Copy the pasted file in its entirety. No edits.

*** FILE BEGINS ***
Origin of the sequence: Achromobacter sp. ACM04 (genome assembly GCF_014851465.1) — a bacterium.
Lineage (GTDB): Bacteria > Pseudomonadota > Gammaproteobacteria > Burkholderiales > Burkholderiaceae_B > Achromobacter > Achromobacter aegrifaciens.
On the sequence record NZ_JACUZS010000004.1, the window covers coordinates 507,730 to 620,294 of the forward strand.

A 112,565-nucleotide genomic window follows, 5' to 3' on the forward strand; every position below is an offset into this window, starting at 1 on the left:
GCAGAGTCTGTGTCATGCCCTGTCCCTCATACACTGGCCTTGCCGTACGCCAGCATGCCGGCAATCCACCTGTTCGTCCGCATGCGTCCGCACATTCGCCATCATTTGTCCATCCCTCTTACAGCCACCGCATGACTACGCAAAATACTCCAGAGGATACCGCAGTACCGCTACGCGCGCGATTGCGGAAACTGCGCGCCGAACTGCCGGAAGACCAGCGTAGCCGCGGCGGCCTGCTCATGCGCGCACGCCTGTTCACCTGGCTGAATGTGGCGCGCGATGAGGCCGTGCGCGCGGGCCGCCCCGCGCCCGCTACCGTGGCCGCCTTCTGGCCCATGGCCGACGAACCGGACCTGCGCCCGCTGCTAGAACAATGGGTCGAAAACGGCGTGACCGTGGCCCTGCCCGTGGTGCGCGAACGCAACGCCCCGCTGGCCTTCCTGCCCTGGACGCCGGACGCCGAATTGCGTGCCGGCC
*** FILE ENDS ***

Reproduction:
Origin of the sequence: Achromobacter sp. ACM04 (genome assembly GCF_014851465.1) — a bacterium.
Lineage (GTDB): Bacteria > Pseudomonadota > Gammaproteobacteria > Burkholderiales > Burkholderiaceae_B > Achromobacter > Achromobacter aegrifaciens.
On the sequence record NZ_JACUZS010000004.1, the window covers coordinates 507,730 to 620,294 of the forward strand.

A 112,565-nucleotide genomic window follows, 5' to 3' on the forward strand; every position below is an offset into this window, starting at 1 on the left:
GCAGAGTCTGTGTCATGCCCTGTCCCTCATACACTGGCCTTGCCGTACGCCAGCATGCCGGCAATCCACCTGTTCGTCCGCATGCGTCCGCACATTCGCCATCATTTGTCCATCCCTCTTACAGCCACCGCATGACTACGCAAAATACTCCAGAGGATACCGCAGTACCGCTACGCGCGCGATTGCGGAAACTGCGCGCCGAACTGCCGGAAGACCAGCGTAGCCGCGGCGGCCTGCTCATGCGCGCACGCCTGTTCACCTGGCTGAATGTGGCGCGCGATGAGGCCGTGCGCGCGGGCCGCCCCGCGCCCGCTACCGTGGCCGCCTTCTGGCCCATGGCCGACGAACCGGACCTGCGCCCGCTGCTAGAACAATGGGTCGAAAACGGCGTGACCGTGGCCCTGCCCGTGGTGCGCGAACGCAACGCCCCGCTGGCCTTCCTGCCCTGGACGCCGGACGCCGAATTGCGTGCCGGCC